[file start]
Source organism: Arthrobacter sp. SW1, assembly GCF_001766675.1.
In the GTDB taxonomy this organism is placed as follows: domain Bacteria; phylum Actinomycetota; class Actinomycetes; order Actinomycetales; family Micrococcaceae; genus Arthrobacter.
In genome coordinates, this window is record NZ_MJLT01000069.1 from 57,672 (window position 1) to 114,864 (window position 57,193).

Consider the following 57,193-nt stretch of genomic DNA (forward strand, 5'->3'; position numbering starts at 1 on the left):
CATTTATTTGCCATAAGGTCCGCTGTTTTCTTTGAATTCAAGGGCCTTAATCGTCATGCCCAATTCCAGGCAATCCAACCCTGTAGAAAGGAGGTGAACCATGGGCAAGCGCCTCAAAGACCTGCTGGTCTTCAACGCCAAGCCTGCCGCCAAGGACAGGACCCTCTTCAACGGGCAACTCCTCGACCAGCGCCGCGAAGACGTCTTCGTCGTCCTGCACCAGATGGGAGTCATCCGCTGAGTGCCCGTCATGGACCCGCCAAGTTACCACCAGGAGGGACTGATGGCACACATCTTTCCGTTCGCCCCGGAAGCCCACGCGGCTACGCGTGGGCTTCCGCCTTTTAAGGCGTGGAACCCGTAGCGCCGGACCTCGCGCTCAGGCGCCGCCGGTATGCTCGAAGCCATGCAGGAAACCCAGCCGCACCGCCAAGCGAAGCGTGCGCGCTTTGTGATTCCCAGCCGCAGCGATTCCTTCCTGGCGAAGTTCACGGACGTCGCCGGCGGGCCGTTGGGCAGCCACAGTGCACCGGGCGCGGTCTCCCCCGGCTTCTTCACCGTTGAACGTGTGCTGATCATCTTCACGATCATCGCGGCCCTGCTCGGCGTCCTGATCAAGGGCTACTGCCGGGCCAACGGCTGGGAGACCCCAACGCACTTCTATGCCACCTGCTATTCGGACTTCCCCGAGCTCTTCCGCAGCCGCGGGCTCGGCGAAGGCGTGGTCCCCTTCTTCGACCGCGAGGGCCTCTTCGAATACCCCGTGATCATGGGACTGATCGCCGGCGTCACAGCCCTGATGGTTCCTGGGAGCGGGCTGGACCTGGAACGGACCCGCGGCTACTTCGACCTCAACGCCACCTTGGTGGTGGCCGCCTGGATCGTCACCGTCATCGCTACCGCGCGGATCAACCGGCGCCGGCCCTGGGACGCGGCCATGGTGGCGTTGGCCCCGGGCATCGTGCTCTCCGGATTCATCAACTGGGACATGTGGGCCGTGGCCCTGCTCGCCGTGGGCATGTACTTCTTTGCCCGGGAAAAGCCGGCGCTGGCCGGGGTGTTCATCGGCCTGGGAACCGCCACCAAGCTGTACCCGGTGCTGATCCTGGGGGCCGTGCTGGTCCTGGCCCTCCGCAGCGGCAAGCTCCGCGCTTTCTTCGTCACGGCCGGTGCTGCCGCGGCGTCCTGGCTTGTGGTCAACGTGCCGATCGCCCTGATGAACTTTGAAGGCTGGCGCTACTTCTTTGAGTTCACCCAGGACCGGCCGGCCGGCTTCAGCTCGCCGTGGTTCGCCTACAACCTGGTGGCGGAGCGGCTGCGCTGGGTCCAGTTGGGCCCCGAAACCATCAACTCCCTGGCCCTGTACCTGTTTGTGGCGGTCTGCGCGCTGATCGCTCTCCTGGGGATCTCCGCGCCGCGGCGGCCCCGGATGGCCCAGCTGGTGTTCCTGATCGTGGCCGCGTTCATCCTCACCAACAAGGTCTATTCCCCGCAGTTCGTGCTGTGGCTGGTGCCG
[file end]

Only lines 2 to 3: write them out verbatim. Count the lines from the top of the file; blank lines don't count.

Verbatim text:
In the GTDB taxonomy this organism is placed as follows: domain Bacteria; phylum Actinomycetota; class Actinomycetes; order Actinomycetales; family Micrococcaceae; genus Arthrobacter.
In genome coordinates, this window is record NZ_MJLT01000069.1 from 57,672 (window position 1) to 114,864 (window position 57,193).